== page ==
En­joy the real chefs’ spe­cials

Smoke­house hailed as top cooks re­veal se­cret in­gre­di­ents

The Sunday Post (Newcastle) - - FOOD - By Laura Smith la­smith@sun­day­post.com

THE meth­ods are slow, tra­di­tional and very, very smoky but they have se­cured a Scots food firm a pres­ti­gious Golden Fork.

Staff at In­ver­awe Smoke­house are cel­e­brat­ing af­ter their smoked trout was hailed at the Great Taste Awards, the food in­dus­try’s Os­cars.

It was the only prod­uct from north of the Bor­der to be placed in the top 50 in­gre­di­ents of 2017, while the Ar­gyll smoke­house took home the award for Scot­tish Pro­ducer of the Year.

Man­ag­ing di­rec­tor Patrick Camp­bell- Pre­ston said: “My fa­ther first started smok­ing our trout us­ing tra­di­tional meth­ods in 1982. It re­mains our sig­na­ture prod­uct.”

The Taynuilt business was launched with just one smoke­box af­ter Patrick’s dad, trout farm owner Robert, re­alised smok­ing his fish would be a good in­vest­ment.

To­day, it’s one of the big­gest mail or­der smoke­houses in Scot­land, with a global cus­tomer base stretch­ing from Peru to Sin­ga­pore.

Patrick be­lieves its suc­cess is down to the time-hon­oured method of “slow- cook­ing” smok­ing.

While the av­er­age mass pro­ducer smokes a fish for six hours, In­ver­awe Smoke­house likes to take things a lit­tle more slowly.

Patrick said: “It’s a fair bet we smoke our fish for longer than any­where else in the world.

“We use whole logs of wind­blown Scot­tish oak, rather than chips or saw­dust in our old-style brick smoke­houses.

“Us­ing logs gives a gen­tle, creamy smoke but it takes time for that to pen­e­trate the fish so we can smoke them for up to 72 hours.

“It’s to­tally reliant on the trained smoker to know when it’s ready.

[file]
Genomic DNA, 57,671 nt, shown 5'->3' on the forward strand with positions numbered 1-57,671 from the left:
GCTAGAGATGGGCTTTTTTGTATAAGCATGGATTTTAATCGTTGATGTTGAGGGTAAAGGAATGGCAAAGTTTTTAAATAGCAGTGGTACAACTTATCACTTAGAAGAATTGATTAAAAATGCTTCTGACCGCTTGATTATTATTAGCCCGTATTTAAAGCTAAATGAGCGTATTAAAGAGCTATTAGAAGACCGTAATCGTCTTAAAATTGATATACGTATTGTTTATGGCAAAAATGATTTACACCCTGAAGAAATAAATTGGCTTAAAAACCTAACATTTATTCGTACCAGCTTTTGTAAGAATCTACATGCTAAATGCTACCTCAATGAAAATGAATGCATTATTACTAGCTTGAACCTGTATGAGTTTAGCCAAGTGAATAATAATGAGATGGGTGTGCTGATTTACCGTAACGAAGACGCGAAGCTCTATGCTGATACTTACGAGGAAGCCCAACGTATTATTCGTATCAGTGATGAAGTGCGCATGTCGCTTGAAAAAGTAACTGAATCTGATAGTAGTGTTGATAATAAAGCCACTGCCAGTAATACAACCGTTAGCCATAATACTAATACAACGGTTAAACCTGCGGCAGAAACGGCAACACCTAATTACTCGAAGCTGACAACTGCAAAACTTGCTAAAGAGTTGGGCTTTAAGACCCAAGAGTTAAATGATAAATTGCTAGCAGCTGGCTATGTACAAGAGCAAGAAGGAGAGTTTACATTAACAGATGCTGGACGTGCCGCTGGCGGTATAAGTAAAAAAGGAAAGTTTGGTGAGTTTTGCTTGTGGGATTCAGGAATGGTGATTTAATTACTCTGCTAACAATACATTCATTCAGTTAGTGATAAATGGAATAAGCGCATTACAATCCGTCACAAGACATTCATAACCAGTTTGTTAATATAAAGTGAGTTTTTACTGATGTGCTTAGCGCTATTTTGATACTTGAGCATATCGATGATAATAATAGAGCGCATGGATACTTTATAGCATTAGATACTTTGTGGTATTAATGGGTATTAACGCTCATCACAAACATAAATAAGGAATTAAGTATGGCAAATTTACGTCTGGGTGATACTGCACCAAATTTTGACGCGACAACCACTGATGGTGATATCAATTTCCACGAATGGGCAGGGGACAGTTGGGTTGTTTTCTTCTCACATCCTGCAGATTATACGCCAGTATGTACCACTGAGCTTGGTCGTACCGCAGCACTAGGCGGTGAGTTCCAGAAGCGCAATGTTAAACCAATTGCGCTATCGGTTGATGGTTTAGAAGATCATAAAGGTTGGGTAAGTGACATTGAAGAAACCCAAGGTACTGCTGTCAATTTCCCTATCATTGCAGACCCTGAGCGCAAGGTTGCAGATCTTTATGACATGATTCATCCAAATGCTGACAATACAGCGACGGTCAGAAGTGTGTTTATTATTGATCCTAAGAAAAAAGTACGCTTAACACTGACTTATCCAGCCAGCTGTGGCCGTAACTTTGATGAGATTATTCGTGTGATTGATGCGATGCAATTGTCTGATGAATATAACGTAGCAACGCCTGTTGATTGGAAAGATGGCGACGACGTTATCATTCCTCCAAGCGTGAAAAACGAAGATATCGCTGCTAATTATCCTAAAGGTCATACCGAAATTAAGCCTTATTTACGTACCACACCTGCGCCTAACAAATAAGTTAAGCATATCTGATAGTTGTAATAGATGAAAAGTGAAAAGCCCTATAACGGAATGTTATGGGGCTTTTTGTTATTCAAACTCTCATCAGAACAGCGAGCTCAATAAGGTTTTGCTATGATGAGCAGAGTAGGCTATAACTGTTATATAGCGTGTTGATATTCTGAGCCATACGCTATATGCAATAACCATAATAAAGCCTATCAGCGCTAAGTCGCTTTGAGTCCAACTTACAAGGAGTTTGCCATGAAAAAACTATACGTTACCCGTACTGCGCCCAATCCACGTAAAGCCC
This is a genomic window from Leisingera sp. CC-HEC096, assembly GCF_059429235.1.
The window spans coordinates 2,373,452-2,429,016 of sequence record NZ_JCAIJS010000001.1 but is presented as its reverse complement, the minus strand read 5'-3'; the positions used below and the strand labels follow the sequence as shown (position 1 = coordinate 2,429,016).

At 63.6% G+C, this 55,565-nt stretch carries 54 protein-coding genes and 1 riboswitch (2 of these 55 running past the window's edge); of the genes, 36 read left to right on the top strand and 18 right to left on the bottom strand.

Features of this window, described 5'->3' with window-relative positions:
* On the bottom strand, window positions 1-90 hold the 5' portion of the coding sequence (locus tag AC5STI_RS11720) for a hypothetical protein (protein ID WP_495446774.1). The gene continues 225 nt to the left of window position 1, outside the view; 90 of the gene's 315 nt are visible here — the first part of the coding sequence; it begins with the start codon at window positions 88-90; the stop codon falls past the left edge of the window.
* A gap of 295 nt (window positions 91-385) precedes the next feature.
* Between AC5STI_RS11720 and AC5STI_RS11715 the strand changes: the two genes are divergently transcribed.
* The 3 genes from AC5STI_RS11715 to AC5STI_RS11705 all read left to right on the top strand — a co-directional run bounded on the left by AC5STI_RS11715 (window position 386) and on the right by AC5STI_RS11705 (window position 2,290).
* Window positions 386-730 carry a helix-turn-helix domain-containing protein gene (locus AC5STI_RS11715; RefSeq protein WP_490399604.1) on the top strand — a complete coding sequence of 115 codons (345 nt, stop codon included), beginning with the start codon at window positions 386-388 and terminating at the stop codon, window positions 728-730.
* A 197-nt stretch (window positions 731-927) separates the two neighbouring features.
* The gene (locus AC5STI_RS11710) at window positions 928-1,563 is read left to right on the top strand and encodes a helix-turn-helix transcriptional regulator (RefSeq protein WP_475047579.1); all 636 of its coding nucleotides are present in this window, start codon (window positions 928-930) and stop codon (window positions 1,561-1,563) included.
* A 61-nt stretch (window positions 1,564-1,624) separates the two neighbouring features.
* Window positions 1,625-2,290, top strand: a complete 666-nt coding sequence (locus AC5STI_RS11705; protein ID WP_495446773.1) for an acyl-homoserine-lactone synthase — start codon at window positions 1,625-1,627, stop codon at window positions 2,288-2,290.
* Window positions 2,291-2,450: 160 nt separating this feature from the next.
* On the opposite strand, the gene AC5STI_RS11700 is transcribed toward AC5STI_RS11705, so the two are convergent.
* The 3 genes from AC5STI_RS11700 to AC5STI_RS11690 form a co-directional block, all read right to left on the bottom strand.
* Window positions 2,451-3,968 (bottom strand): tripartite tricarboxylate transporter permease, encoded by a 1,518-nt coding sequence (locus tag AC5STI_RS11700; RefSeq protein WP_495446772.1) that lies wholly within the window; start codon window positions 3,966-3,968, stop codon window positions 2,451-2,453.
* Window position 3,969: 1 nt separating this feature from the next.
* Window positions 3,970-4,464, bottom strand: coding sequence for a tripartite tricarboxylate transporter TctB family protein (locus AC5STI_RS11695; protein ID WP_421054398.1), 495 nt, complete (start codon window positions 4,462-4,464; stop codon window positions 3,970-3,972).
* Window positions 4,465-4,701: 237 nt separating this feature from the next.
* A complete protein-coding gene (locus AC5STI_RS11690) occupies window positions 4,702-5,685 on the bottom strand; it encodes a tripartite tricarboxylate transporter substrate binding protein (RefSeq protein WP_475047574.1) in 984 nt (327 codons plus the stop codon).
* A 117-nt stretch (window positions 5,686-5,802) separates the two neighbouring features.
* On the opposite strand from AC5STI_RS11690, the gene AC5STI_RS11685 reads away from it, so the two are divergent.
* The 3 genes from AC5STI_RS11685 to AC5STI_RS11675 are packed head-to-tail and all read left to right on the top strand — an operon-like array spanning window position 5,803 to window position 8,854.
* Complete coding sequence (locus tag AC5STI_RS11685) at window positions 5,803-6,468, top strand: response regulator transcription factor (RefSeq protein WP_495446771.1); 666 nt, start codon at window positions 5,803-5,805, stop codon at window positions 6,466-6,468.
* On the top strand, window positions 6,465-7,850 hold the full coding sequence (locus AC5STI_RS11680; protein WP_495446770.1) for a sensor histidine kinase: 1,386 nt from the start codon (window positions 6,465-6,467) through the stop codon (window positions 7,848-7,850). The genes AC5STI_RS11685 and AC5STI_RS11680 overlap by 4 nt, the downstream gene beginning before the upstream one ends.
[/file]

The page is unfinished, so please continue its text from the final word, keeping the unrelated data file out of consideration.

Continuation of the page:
“No fish comes out at the same time.”

This method is what gives the trout its rich, deep, full­bod­ied flavour.

To en­sure the finest fare, the com­pany uses sus­tain­able trout farmed along the west coast of Scot­land.

While most of us au­to­mat­i­cally reach for smoked salmon in the su­per­mar­ket, Patrick ar­gues trout de­serves equal recog­ni­tion.

He added: “Trout is a very un­der­stated fish that I’ve found re­ally catches the at­ten­tion of the chefs.

“When I put our smoked salmon and trout on the same plate, 60% will go back to the trout be­cause they are blown away by the taste.

“Many peo­ple as­so­ciate trout with big­ger por­tions and mainly these are from land- locked trout but sea­grown trout has a com­pletely dif­fer­ent depth and most amaz­ing flavour.”

Other Scot­tish in­gre­di­ents to re­ceive a three- star rat­ing at the Great Taste Awards in­clude Tay­berry & Sage Vine­gar by The Lit­tle Herb Farm in St An­drews and Green Pep­per Veni­son Salami from Great Glen Char­cu­terie in Roy Bridge, In­ver­ness-shire.

Here, The Sun­day Post speaks to some of Scot­land’s lead­ing chefs to dis­cover the es­sen­tial in­gre­di­ent in their kitchen cup­board.

■ Jak O’Don­nell with a jar of Egyp­tian spice Dukkah in her res­tau­rant last week.

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